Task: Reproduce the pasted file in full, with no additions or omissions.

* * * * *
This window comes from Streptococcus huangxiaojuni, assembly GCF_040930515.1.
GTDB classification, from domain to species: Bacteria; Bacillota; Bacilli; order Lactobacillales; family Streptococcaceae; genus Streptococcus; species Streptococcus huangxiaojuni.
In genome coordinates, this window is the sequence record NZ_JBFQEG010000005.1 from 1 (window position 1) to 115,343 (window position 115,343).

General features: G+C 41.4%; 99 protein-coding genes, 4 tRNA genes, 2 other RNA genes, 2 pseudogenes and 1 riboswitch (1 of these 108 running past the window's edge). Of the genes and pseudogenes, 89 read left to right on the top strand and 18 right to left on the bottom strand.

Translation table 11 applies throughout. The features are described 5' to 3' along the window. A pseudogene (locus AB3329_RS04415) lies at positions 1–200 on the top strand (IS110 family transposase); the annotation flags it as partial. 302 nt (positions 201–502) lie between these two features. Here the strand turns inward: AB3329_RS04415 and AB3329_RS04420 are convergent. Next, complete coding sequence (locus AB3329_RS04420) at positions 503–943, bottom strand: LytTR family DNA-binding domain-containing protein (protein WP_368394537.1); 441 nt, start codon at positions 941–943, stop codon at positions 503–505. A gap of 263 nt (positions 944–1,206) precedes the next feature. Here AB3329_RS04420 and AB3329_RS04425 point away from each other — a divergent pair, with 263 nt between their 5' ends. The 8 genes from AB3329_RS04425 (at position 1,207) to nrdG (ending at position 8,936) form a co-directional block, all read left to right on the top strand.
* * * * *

This window comes from Streptococcus huangxiaojuni, assembly GCF_040930515.1.
GTDB classification, from domain to species: Bacteria; Bacillota; Bacilli; order Lactobacillales; family Streptococcaceae; genus Streptococcus; species Streptococcus huangxiaojuni.
In genome coordinates, this window is the sequence record NZ_JBFQEG010000005.1 from 1 (window position 1) to 115,343 (window position 115,343).

General features: G+C 41.4%; 99 protein-coding genes, 4 tRNA genes, 2 other RNA genes, 2 pseudogenes and 1 riboswitch (1 of these 108 running past the window's edge). Of the genes and pseudogenes, 89 read left to right on the top strand and 18 right to left on the bottom strand.

Translation table 11 applies throughout. The features are described 5' to 3' along the window. A pseudogene (locus AB3329_RS04415) lies at positions 1–200 on the top strand (IS110 family transposase); the annotation flags it as partial. 302 nt (positions 201–502) lie between these two features. Here the strand turns inward: AB3329_RS04415 and AB3329_RS04420 are convergent. Next, complete coding sequence (locus AB3329_RS04420) at positions 503–943, bottom strand: LytTR family DNA-binding domain-containing protein (protein WP_368394537.1); 441 nt, start codon at positions 941–943, stop codon at positions 503–505. A gap of 263 nt (positions 944–1,206) precedes the next feature. Here AB3329_RS04420 and AB3329_RS04425 point away from each other — a divergent pair, with 263 nt between their 5' ends. The 8 genes from AB3329_RS04425 (at position 1,207) to nrdG (ending at position 8,936) form a co-directional block, all read left to right on the top strand.